Postoperative corticosteroid regimens have been noted to induce consistent hyperglycemia until discontinuation. Likewise, transplant medications, specifically tacrolimus, sirolimus, and cyclosporine, have been shown to induce hyperglycemia via increased jejunal glucose absorption and/or increased insulin resistance. As steroids preferentially affect postprandial glycemic control, adjustments to premeal insulin should be made first. Rather than a 50:50 basal:bolus regimen, a bolus-heavy regimen should be used in a 40:60 or 30:70 basal:bolus ratio.
An Overview of Outpatient Diabetes
The management of blood glucose levels begins with two techniques—self-monitoring of blood glucose (SMBG) and continuous glucose monitoring (CGM). Regular use of these tools may reduce complications and provide insight into the efficacy of glycemic control for patients and providers. With the information provided by SMBG and CGM, individualized guidance with regard to medication, nutrition, and physical activity can be better achieved. For nonpregnant adults, HbA1c of <7% is within the parameters of the goal, but this value may range from 6.5% to 8% depending on the patient’s clinical scenario. An acceptable glycemic status is considered to be 80–130 mg/dL preprandially and can reach up to 180 mg/dL postprandially. As with HbA1c, these targets may fluctuate depending on the individual. See Chapter 18: Continuous Glucose Monitoring for details about these devices and practices.
Medication Management for Same-Day NPO Procedures
Oral antihyperglycemic agents should be held the day of any NPO-requiring procedures, and some agents, such as sulfonylureas and SGLT2 inhibitors, should be held for a longer period of time. Sulfonylureas are a class of medications that cause the pancreas to release insulin with an effect that lasts 1–2 days, or longer in those with renal disease, which can lead to hypoglycemia, especially if a patient is not eating. It is suggested that these agents (e.g., glipizide, glyburide, glimepiride) be held 1–2 days prior to the same-day procedure. SGLT2 inhibitors can induce euglycemic ketoacidosis or diabetic ketoacidosis in the perioperative period and need to be held for 3–4 days prior to procedures, and not restarted until the patient resumes oral intake. ,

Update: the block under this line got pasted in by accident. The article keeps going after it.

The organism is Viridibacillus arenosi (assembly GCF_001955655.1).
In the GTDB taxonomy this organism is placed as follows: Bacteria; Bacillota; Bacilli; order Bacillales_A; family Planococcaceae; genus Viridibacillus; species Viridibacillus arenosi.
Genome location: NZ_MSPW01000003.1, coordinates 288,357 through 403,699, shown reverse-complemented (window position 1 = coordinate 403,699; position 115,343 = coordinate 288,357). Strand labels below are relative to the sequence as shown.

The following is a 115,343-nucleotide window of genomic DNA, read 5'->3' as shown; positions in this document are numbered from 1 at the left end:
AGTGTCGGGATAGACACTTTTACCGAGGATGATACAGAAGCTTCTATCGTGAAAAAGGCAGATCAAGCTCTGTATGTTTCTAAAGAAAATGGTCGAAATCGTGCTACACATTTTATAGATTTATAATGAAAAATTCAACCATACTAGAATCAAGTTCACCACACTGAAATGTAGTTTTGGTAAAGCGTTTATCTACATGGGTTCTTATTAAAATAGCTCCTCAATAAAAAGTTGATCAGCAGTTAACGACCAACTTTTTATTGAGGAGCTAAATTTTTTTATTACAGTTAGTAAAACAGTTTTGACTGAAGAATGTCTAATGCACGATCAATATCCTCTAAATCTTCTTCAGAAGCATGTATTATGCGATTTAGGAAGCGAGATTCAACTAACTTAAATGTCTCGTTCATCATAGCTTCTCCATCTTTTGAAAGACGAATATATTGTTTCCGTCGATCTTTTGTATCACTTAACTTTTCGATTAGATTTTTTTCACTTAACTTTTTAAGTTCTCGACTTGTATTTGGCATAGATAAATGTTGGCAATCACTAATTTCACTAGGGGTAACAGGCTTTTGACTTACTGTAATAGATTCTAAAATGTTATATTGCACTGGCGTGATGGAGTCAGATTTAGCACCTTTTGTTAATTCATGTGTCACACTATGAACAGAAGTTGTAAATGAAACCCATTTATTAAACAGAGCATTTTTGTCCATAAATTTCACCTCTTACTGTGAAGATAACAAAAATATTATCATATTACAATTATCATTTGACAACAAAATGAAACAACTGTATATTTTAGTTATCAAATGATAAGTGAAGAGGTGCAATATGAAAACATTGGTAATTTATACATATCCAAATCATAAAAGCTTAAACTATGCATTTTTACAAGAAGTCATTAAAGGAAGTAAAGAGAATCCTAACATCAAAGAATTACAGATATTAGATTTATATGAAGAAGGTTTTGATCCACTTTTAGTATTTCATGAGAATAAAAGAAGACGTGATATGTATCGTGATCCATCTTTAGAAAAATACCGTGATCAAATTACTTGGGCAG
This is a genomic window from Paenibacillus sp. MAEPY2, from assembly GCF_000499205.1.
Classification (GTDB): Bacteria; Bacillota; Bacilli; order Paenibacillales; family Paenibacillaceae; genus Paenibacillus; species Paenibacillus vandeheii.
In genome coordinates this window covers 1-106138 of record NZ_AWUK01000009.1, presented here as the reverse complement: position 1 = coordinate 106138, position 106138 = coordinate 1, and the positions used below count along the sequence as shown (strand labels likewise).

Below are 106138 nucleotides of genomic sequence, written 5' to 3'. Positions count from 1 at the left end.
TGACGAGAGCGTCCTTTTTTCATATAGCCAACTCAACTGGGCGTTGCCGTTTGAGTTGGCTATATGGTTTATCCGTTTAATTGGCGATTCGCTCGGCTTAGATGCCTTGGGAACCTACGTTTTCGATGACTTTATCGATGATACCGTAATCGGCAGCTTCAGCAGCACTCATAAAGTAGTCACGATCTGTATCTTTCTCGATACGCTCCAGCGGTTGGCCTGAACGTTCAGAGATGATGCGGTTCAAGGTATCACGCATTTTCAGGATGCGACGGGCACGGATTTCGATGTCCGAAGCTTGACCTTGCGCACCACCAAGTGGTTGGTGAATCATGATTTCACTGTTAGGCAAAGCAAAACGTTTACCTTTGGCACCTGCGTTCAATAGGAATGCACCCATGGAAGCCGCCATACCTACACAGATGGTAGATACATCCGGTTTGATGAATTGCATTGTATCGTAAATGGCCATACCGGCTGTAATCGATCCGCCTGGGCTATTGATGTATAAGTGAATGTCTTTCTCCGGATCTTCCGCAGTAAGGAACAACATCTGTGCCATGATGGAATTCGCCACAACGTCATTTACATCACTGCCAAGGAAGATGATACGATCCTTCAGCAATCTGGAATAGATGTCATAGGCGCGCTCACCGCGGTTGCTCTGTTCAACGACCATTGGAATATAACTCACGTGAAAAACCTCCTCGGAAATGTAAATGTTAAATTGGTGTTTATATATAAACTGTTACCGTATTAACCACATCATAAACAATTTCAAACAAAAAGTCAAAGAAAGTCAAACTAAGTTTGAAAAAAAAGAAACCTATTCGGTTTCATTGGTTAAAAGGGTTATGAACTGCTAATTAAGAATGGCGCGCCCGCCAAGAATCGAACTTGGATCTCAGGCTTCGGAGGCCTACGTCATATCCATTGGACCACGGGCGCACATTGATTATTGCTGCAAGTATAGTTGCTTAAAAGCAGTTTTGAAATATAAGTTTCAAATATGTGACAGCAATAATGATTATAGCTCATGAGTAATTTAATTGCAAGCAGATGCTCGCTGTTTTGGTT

Patients who use metformin should hold this medication the day of the procedure. However, if the procedure requires intravenous contrast such as that used with computed tomography scanning or cardiac catheterizations and has acute kidney injury (AKI), metformin should be held for 48 hours after the use of the intravenous contrast. Those without AKI and with an estimated glomerular filtration rate (eGFR) ≥30 mL/min/1.73m 2 can resume metformin when they resume eating even if earlier than 48 hours postcontrast. Metformin does not cause an increase in the risk of AKI but can accumulate in the setting of AKI, causing a higher risk of adverse effects (e.g., lactate accumulation). There are no interactions when gadolinium contrast is used. See Chapter 17: Computed Tomography for more details about the effects of contrast.
For patients using insulin, the recommendations given for inpatients would apply—reduce the basal dose of insulin by 20%–40% the night before. The same dose reduction should be applied for persons who take their basal insulin twice daily. The dose the night before and the morning of the procedure should be both reduced by 20%–40%.
Diabetes medication management in NPO patients requires that the provider be aware of the type of diabetes, renal function, diabetes medications, and procedure. All patients with T1D and some of those with T2D require basal-bolus insulin, with dosage reductions of 20%–40% the night before the procedure if their basal insulin is once daily and both the night before and the morning of the procedure if their basal insulin is twice daily. In the case of some gastrointestinal procedures in which the patient drinks only clear liquids the day before, insulin adjustments may have to be made starting 2 days before the procedure. For those with T2D who use oral or SQ noninsulin agents, the medication should be held the day of the procedure. Patients on SGLT2 inhibitors should hold these medications for 3–4 days, and patients on sulfonylureas should consider holding their medications for 1–2 days, depending on their renal function, in an effort to avoid hypoglycemia.